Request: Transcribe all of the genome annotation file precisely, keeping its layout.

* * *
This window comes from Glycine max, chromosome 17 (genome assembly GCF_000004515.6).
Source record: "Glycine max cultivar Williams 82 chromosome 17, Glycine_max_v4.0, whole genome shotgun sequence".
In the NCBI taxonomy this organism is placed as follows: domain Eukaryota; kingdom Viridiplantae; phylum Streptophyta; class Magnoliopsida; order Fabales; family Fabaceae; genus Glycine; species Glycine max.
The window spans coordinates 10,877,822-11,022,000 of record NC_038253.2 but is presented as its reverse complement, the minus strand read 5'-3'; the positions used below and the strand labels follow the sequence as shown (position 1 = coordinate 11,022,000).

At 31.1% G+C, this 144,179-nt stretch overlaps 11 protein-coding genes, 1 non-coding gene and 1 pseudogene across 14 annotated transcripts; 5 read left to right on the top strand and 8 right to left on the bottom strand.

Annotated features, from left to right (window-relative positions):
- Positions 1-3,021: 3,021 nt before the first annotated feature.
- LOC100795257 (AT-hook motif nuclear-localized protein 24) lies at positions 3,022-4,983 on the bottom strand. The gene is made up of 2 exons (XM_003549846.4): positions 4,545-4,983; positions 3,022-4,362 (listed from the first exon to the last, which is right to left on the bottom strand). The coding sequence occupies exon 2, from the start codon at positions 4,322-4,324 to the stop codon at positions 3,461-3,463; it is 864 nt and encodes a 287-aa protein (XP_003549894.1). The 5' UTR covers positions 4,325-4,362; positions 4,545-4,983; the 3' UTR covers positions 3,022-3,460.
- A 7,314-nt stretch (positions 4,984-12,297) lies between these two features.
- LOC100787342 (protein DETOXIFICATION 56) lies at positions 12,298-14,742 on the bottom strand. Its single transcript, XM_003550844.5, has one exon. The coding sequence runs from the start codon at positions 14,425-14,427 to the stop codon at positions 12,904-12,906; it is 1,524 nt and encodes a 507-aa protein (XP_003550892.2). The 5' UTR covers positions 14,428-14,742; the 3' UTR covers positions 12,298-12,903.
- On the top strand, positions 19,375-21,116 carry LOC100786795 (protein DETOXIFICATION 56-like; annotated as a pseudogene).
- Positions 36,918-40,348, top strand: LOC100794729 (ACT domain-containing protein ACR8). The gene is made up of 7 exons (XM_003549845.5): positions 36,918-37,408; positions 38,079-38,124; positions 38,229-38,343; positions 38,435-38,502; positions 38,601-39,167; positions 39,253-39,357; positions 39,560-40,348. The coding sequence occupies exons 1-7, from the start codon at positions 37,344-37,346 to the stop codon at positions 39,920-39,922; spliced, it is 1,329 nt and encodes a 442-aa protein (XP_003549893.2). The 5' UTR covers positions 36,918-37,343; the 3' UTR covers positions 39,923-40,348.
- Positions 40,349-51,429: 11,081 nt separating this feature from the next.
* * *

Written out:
This window comes from Glycine max, chromosome 17 (genome assembly GCF_000004515.6).
Source record: "Glycine max cultivar Williams 82 chromosome 17, Glycine_max_v4.0, whole genome shotgun sequence".
In the NCBI taxonomy this organism is placed as follows: domain Eukaryota; kingdom Viridiplantae; phylum Streptophyta; class Magnoliopsida; order Fabales; family Fabaceae; genus Glycine; species Glycine max.
The window spans coordinates 10,877,822-11,022,000 of record NC_038253.2 but is presented as its reverse complement, the minus strand read 5'-3'; the positions used below and the strand labels follow the sequence as shown (position 1 = coordinate 11,022,000).

At 31.1% G+C, this 144,179-nt stretch overlaps 11 protein-coding genes, 1 non-coding gene and 1 pseudogene across 14 annotated transcripts; 5 read left to right on the top strand and 8 right to left on the bottom strand.

Annotated features, from left to right (window-relative positions):
- Positions 1-3,021: 3,021 nt before the first annotated feature.
- LOC100795257 (AT-hook motif nuclear-localized protein 24) lies at positions 3,022-4,983 on the bottom strand. The gene is made up of 2 exons (XM_003549846.4): positions 4,545-4,983; positions 3,022-4,362 (listed from the first exon to the last, which is right to left on the bottom strand). The coding sequence occupies exon 2, from the start codon at positions 4,322-4,324 to the stop codon at positions 3,461-3,463; it is 864 nt and encodes a 287-aa protein (XP_003549894.1). The 5' UTR covers positions 4,325-4,362; positions 4,545-4,983; the 3' UTR covers positions 3,022-3,460.
- A 7,314-nt stretch (positions 4,984-12,297) lies between these two features.
- LOC100787342 (protein DETOXIFICATION 56) lies at positions 12,298-14,742 on the bottom strand. Its single transcript, XM_003550844.5, has one exon. The coding sequence runs from the start codon at positions 14,425-14,427 to the stop codon at positions 12,904-12,906; it is 1,524 nt and encodes a 507-aa protein (XP_003550892.2). The 5' UTR covers positions 14,428-14,742; the 3' UTR covers positions 12,298-12,903.
- On the top strand, positions 19,375-21,116 carry LOC100786795 (protein DETOXIFICATION 56-like; annotated as a pseudogene).
- Positions 36,918-40,348, top strand: LOC100794729 (ACT domain-containing protein ACR8). The gene is made up of 7 exons (XM_003549845.5): positions 36,918-37,408; positions 38,079-38,124; positions 38,229-38,343; positions 38,435-38,502; positions 38,601-39,167; positions 39,253-39,357; positions 39,560-40,348. The coding sequence occupies exons 1-7, from the start codon at positions 37,344-37,346 to the stop codon at positions 39,920-39,922; spliced, it is 1,329 nt and encodes a 442-aa protein (XP_003549893.2). The 5' UTR covers positions 36,918-37,343; the 3' UTR covers positions 39,923-40,348.
- Positions 40,349-51,429: 11,081 nt separating this feature from the next.